"Dogs require different food."
Translation:Los perros requieren comida diferente.
Generalities need the article. Flowers are pretty. Cars are heavy. Dogs are playful. All of these would require an article at the beginning.
In Spanish, a common-noun subject normally has a determiner. An uncertain group of dogs would be ‘Unos perros’. One way to think about it is that this is a generalization, so we ARE talking about a certain group of dogs: the set of all dogs.
Since the sentence is talking about multiple dogs and eat has its own food (i.e. there are multiple foods) why is "comdia" used and not "comidas"? This seems to imply that there is only one food!!!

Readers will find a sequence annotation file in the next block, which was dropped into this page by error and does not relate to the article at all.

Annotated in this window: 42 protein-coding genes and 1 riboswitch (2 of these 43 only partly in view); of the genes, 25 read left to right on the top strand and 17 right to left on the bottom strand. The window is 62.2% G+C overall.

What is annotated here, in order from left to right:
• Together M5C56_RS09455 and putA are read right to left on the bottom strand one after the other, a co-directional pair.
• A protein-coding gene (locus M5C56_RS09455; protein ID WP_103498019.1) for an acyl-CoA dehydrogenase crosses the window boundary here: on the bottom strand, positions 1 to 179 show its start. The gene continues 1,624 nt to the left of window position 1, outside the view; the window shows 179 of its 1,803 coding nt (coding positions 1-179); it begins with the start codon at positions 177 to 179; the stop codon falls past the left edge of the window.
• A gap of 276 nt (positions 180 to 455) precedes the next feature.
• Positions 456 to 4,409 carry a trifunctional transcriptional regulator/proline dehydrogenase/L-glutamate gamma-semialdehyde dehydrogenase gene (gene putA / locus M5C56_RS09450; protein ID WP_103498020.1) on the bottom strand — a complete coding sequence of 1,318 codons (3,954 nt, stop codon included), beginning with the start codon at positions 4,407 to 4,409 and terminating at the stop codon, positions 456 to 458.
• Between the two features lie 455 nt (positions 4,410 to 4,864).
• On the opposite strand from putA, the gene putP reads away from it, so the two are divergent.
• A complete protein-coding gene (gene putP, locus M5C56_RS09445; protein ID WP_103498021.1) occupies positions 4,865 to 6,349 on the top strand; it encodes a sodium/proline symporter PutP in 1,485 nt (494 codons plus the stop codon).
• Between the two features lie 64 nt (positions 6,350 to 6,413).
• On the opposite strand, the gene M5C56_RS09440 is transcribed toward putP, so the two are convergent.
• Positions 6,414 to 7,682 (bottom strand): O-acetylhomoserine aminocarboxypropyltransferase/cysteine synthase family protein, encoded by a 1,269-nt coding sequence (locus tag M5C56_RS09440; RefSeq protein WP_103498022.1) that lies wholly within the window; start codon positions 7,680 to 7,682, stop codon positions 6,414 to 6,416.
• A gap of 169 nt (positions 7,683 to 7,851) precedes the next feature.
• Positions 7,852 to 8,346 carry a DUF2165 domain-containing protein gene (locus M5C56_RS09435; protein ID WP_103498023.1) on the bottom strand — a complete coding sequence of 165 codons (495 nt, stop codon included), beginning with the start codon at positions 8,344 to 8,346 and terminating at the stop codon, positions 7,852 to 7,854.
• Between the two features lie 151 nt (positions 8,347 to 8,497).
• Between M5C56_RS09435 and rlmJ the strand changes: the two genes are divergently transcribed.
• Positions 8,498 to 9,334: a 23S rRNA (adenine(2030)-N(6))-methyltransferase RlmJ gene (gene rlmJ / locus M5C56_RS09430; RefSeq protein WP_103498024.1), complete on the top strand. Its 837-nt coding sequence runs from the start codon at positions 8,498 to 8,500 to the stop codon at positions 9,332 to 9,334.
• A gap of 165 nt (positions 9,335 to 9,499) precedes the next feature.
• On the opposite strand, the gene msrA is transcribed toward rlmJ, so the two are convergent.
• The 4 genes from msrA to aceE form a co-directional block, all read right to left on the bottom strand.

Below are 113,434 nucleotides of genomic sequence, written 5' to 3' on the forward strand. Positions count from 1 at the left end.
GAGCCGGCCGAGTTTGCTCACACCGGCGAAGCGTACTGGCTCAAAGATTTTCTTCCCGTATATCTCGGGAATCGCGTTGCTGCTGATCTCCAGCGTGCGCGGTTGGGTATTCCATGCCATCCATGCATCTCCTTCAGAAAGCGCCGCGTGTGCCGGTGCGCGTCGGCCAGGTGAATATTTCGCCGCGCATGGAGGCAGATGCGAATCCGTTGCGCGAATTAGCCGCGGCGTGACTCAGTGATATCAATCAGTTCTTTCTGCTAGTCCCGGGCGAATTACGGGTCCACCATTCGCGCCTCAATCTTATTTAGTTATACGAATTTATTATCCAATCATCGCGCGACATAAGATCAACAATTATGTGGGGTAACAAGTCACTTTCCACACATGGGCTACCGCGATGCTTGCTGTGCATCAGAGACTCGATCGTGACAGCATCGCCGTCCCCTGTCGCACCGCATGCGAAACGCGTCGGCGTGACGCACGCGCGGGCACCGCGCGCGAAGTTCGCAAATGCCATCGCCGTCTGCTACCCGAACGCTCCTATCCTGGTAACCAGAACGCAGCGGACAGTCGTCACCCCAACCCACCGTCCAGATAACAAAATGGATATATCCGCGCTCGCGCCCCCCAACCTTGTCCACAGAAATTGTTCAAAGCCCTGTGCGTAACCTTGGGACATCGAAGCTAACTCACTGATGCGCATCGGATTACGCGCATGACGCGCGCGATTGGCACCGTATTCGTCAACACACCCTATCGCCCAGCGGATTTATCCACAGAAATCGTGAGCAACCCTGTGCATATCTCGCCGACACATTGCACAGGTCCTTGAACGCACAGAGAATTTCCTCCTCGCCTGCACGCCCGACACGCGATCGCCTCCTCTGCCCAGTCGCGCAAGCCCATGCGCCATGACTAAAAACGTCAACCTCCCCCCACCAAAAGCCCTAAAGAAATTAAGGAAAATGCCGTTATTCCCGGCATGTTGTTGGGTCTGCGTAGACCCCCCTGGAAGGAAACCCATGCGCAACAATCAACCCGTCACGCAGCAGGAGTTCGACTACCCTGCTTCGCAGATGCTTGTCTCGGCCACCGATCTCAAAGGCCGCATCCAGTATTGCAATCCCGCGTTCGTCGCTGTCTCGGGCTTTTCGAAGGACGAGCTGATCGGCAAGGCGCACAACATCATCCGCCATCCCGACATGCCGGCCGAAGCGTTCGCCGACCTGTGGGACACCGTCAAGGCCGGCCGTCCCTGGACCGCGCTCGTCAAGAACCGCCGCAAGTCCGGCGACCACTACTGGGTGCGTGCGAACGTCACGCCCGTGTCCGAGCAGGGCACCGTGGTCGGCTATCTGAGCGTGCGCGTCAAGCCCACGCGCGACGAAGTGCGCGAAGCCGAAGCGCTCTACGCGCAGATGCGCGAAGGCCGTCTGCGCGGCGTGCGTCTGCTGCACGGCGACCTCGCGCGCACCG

The sentence is making a general statement about all dogs, compared to, say, humans or iguanas. It's not comparing one dog to another.
That's an interesting point - if the sentence were "Los perros requieren comidas diferentes", this would mean that "The dogs (each) require different food", referring to multiple dogs and contrasting their eating requirements one from another.
Hence in this case, indeed, there is just one food - the food requirement of dogs, to contrast it with the food requirement of, say, humans.
No, but ‘otro’ would likely be misinterpreted to mean “additional”.
Why do we need to have the "Los"? I had everything else there but that. What difference does it make?
Why do we need to include the article "Los" in translating this sentence? Why not simply "Perros requieren..." ,etc. ?